Many people with dyslexia tend to remember facts as experiences, examples or stories, rather than abstractions.

These individuals excel in fields where telling and understanding stories are important, like sales, counselling, physiotherapy, trial law or even teaching. In addition, a large number of professional writers are dyslexic.

Dynamic Reasoning

Dynamic reasoning is the ability to reason or make predictions in settings where the facts are incomplete or changing. This skill is linked to interconnected reasoning and the ability to see the bigger picture. Individuals with these strengths often work in business, financial markets or scientific fields which reconstruct past events, like geologists or palaeontologists. These people are comfortable working with processes that are constantly changing, and in making predictions.

Finding the odd one out

People with dyslexia can excel at global visual processing (seeing a visual stimulus as a whole) and the detection of impossible figures (optical illusions). They can look at large quantities of visual data spot the things which are out of place.

There are so many people with dyslexia in the field of astrophysics that it prompted research at the Harvard-Smithsonian Center for Astrophysics. Findings confirmed that those with dyslexia are better at identifying and memorizing complex images.

Thinking outside the box – problem solving

Those with dyslexia are well known for having sudden leaps of insight that solve problems with an unorthodox approach. This is an intuitive approach to problem solving, easing around a problem to let connections assemble.

Good spatial knowledge

Many people with dyslexia demonstrate better skills at manipulating 3D objects in their mind, meaning individuals excel in areas such as art, sculpture. Many of the world’s top architects and fashion designers have dyslexia.

Picture thinkers

People with dyslexia tend to think in pictures rather than words. Research at the University of California has demonstrated children with dyslexia have enhanced picture recognition memory.

In an increasingly visual world of infographics, memes and online advertising, this could be a strength in communicating with others.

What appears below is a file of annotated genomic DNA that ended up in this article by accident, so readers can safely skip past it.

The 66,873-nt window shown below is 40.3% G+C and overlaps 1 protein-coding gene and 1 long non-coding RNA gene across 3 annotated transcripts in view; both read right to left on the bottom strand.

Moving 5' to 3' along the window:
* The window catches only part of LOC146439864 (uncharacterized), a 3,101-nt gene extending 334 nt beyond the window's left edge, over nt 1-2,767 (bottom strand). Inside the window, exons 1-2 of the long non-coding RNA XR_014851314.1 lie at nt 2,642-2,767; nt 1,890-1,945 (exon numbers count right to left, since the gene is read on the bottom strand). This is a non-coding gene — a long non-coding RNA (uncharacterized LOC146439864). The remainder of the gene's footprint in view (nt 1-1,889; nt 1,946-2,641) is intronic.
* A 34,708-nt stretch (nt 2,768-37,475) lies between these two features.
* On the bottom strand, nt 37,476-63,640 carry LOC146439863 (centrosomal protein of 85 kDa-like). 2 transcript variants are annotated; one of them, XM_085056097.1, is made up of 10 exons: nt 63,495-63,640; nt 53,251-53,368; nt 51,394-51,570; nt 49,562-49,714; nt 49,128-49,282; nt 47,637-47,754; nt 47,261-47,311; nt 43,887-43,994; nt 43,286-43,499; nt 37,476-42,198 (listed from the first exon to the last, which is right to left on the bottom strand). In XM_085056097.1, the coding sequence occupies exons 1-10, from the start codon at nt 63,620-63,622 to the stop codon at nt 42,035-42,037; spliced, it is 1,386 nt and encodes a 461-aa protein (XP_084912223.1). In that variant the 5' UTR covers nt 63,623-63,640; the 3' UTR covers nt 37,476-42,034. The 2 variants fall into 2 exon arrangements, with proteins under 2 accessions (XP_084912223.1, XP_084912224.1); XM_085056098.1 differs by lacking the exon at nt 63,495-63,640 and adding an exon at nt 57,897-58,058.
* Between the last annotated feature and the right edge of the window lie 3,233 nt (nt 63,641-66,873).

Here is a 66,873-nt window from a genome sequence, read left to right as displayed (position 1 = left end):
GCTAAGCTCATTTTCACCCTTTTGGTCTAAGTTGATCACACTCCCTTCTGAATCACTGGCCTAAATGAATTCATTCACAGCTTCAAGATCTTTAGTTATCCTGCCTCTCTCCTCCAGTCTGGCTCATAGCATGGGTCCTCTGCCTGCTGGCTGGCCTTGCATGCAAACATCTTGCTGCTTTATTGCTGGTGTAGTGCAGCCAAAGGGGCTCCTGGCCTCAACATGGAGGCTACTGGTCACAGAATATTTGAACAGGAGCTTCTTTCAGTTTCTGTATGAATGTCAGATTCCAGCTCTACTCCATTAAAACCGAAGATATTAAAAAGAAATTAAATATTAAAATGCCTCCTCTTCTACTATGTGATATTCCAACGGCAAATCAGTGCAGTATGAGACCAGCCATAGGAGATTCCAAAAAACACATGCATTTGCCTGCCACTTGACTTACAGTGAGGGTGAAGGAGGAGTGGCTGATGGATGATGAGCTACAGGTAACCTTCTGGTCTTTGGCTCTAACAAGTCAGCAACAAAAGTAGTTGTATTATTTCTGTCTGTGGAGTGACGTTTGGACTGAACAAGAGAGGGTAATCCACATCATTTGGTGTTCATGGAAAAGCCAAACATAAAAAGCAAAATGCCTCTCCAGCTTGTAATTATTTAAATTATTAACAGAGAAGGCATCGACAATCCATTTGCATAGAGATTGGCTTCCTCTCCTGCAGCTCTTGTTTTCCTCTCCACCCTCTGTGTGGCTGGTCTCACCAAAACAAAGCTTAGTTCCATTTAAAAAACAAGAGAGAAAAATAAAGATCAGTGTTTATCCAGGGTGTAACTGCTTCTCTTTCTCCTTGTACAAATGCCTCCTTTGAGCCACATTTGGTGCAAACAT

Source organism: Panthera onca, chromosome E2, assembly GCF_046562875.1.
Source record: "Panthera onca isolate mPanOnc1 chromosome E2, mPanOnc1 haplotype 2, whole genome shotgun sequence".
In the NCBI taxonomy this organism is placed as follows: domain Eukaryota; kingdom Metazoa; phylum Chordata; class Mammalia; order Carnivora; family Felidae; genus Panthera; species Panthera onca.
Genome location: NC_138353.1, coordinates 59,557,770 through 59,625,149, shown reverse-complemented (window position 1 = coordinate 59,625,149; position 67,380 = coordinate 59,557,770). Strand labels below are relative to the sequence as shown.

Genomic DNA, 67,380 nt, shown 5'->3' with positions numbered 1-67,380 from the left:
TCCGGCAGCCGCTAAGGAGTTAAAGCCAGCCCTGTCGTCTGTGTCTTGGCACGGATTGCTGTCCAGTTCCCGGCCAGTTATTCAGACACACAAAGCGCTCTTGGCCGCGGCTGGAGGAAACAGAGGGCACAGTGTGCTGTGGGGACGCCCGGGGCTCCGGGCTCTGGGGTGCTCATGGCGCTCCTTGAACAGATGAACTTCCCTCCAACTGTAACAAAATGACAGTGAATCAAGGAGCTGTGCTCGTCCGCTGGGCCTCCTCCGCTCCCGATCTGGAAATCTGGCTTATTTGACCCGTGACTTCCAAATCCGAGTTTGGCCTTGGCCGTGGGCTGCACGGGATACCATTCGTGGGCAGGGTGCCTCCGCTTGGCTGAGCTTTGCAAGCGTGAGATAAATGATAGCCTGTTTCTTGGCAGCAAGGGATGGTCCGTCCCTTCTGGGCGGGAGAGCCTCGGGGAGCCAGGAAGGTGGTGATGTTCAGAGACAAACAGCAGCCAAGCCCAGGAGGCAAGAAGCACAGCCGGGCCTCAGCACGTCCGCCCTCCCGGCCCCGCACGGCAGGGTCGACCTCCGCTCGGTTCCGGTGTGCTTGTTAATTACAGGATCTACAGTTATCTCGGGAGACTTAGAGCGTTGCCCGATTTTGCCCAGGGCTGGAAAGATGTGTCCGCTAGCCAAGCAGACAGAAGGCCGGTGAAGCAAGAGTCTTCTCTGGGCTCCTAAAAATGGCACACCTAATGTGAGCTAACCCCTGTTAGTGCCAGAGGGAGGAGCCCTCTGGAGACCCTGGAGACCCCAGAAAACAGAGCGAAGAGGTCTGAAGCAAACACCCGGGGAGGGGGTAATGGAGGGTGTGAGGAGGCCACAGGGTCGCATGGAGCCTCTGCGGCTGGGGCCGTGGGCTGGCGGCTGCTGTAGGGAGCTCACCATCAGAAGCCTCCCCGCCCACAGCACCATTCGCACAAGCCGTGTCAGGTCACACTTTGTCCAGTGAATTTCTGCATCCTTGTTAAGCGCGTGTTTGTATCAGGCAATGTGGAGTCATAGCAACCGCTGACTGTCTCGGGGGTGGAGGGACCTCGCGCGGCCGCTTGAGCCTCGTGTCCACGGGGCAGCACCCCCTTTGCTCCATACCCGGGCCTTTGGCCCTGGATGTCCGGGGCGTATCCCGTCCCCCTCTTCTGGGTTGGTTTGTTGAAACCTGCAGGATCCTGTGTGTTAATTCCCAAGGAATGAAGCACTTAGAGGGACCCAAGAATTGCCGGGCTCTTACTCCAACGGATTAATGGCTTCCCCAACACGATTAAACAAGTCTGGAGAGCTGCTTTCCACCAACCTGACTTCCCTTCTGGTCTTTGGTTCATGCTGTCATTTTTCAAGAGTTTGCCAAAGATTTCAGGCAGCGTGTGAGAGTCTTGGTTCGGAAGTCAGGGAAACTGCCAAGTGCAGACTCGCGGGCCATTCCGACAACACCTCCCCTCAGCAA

Highly innovative/ creative

Many of the world’s most creative actors have dyslexia.

Pablo Picasso (Artist)

Picasso was described by his teachers as “having difficulty differentiating the orientation of letters”. Picasso painted his subjects as he saw them – sometimes out of order, backwards or upside down. His paintings demonstrated the power of his imagination, which was perhaps linked to his inability to see written words properly.

Ikea's Founder – Ingvar Kamprad – was influential in creating distinct furniture assembly instructions, which largely consist only of images. These visual instructions can be universally understood, and have contributed to the company's worldwide appeal.

Good verbal communication skills

Despite possible weaknesses with reading and writing, many individuals with dyslexia have developed great verbal communication skills.

Persistence and determination

Many individuals with dyslexia are persistent and determined. Some things might take a bit longer or are harder to work through and understand. Having got this far to University, you will have already shown these qualities.

Collaboration and teamwork

Understanding divergent ways of being, and thinking about your own experience, can also help to make you more aware of others’ experiences.

By knowing your strengths, we can help you to nurture them, and enable you to develop your skills and continue learning and progressing.